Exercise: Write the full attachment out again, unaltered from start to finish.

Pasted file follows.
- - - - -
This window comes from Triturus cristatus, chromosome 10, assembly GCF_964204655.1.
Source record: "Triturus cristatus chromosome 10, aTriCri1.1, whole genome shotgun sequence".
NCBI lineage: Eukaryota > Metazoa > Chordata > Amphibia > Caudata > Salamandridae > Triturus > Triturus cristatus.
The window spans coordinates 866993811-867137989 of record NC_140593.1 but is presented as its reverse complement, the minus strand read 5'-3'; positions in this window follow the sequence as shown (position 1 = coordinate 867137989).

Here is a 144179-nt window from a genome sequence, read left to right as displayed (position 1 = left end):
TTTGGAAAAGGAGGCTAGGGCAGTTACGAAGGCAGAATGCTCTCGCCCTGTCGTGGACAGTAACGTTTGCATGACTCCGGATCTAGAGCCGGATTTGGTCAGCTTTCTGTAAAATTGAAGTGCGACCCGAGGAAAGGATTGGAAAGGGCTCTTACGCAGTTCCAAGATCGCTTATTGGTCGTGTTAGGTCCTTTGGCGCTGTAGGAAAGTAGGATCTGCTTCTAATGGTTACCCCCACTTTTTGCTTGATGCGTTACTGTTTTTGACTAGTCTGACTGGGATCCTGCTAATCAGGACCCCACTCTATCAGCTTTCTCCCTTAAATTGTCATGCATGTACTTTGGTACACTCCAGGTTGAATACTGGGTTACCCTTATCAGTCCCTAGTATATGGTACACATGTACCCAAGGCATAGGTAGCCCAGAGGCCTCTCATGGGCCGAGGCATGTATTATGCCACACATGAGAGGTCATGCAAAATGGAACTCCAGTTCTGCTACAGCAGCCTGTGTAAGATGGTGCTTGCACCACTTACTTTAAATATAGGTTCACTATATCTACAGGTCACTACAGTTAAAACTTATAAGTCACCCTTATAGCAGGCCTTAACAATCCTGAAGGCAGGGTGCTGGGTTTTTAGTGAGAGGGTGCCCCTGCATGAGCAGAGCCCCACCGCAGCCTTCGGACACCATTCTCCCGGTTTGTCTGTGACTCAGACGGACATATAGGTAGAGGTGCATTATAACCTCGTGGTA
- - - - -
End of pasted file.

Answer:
This window comes from Triturus cristatus, chromosome 10, assembly GCF_964204655.1.
Source record: "Triturus cristatus chromosome 10, aTriCri1.1, whole genome shotgun sequence".
NCBI lineage: Eukaryota > Metazoa > Chordata > Amphibia > Caudata > Salamandridae > Triturus > Triturus cristatus.
The window spans coordinates 866993811-867137989 of record NC_140593.1 but is presented as its reverse complement, the minus strand read 5'-3'; positions in this window follow the sequence as shown (position 1 = coordinate 867137989).

Here is a 144179-nt window from a genome sequence, read left to right as displayed (position 1 = left end):
TTTGGAAAAGGAGGCTAGGGCAGTTACGAAGGCAGAATGCTCTCGCCCTGTCGTGGACAGTAACGTTTGCATGACTCCGGATCTAGAGCCGGATTTGGTCAGCTTTCTGTAAAATTGAAGTGCGACCCGAGGAAAGGATTGGAAAGGGCTCTTACGCAGTTCCAAGATCGCTTATTGGTCGTGTTAGGTCCTTTGGCGCTGTAGGAAAGTAGGATCTGCTTCTAATGGTTACCCCCACTTTTTGCTTGATGCGTTACTGTTTTTGACTAGTCTGACTGGGATCCTGCTAATCAGGACCCCACTCTATCAGCTTTCTCCCTTAAATTGTCATGCATGTACTTTGGTACACTCCAGGTTGAATACTGGGTTACCCTTATCAGTCCCTAGTATATGGTACACATGTACCCAAGGCATAGGTAGCCCAGAGGCCTCTCATGGGCCGAGGCATGTATTATGCCACACATGAGAGGTCATGCAAAATGGAACTCCAGTTCTGCTACAGCAGCCTGTGTAAGATGGTGCTTGCACCACTTACTTTAAATATAGGTTCACTATATCTACAGGTCACTACAGTTAAAACTTATAAGTCACCCTTATAGCAGGCCTTAACAATCCTGAAGGCAGGGTGCTGGGTTTTTAGTGAGAGGGTGCCCCTGCATGAGCAGAGCCCCACCGCAGCCTTCGGACACCATTCTCCCGGTTTGTCTGTGACTCAGACGGACATATAGGTAGAGGTGCATTATAACCTCGTGGTA